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Urban environment and mental health: the NAMED project, protocol for a mixed-method study

21 Feb 2020

Introduction

Mental health issues appear as a growing problem in modern societies and tend to be more frequent in big cities. Where increased evidence exists for positive links between nature and mental health, associations between urban environment characteristics and mental health are still not well understood. These associations are highly complex and require an interdisciplinary and integrated research approach to cover the broad range of mitigating factors. This article presents the study protocol of a project called Nature Impact on Mental Health Distribution that aims to generate a comprehensive understanding of associations between mental health and the urban residential environment.

Methods and analysis

Following a mixed-method approach, this project combines quantitative and qualitative research. In the quantitative part, we analyse among the Brussels urban population associations between the urban residential environment and mental health, taking respondents’ socioeconomic status and physical health into account. Mental health is determined by the mental health indicators in the national Health Interview Survey (HIS). The urban residential environment is described by subjective indicators for the participant’s dwelling and neighbourhood present in the HIS and objective indicators for buildings, network infrastructure and green environment developed for the purpose of this project. We assess the mediating role of physical activity, social life, noise and air pollution. In the qualitative part, we conduct walking interviews with Brussels residents to record their subjective well-being in association with their neighbourhood. In the validation part, results from these two approaches are triangulated and evaluated through interviews and focus groups with stakeholders of healthcare and urban planning sectors.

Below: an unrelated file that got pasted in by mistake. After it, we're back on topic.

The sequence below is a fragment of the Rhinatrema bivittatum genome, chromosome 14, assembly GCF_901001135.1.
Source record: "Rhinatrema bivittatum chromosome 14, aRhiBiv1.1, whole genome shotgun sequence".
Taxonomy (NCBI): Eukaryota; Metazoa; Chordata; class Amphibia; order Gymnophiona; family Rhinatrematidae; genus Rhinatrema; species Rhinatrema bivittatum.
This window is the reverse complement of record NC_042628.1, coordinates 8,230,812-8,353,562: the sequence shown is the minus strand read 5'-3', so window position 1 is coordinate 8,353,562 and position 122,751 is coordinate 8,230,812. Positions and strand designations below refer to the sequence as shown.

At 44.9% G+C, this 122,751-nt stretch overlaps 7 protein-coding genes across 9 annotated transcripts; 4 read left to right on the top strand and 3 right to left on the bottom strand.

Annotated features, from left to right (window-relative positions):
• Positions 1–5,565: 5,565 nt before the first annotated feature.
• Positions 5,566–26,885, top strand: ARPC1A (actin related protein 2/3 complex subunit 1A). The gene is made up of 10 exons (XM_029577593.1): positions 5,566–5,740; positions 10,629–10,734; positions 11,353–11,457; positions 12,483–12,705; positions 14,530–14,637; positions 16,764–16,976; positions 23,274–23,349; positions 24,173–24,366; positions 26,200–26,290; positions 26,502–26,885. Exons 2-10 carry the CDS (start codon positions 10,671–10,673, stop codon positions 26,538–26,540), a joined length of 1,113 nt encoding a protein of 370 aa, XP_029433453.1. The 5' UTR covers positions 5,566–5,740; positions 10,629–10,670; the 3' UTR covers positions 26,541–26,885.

Ethics and dissemination

The Privacy Commission of Belgium and ethical committee from University Hospital of Antwerp respectively approved quantitative database merging and qualitative interviewing. We will share project results with a wide audience including the scientific community, policy authorities and civil society through scientific and non-expert communication.

Click here to view the full article which appeared in BMJ Open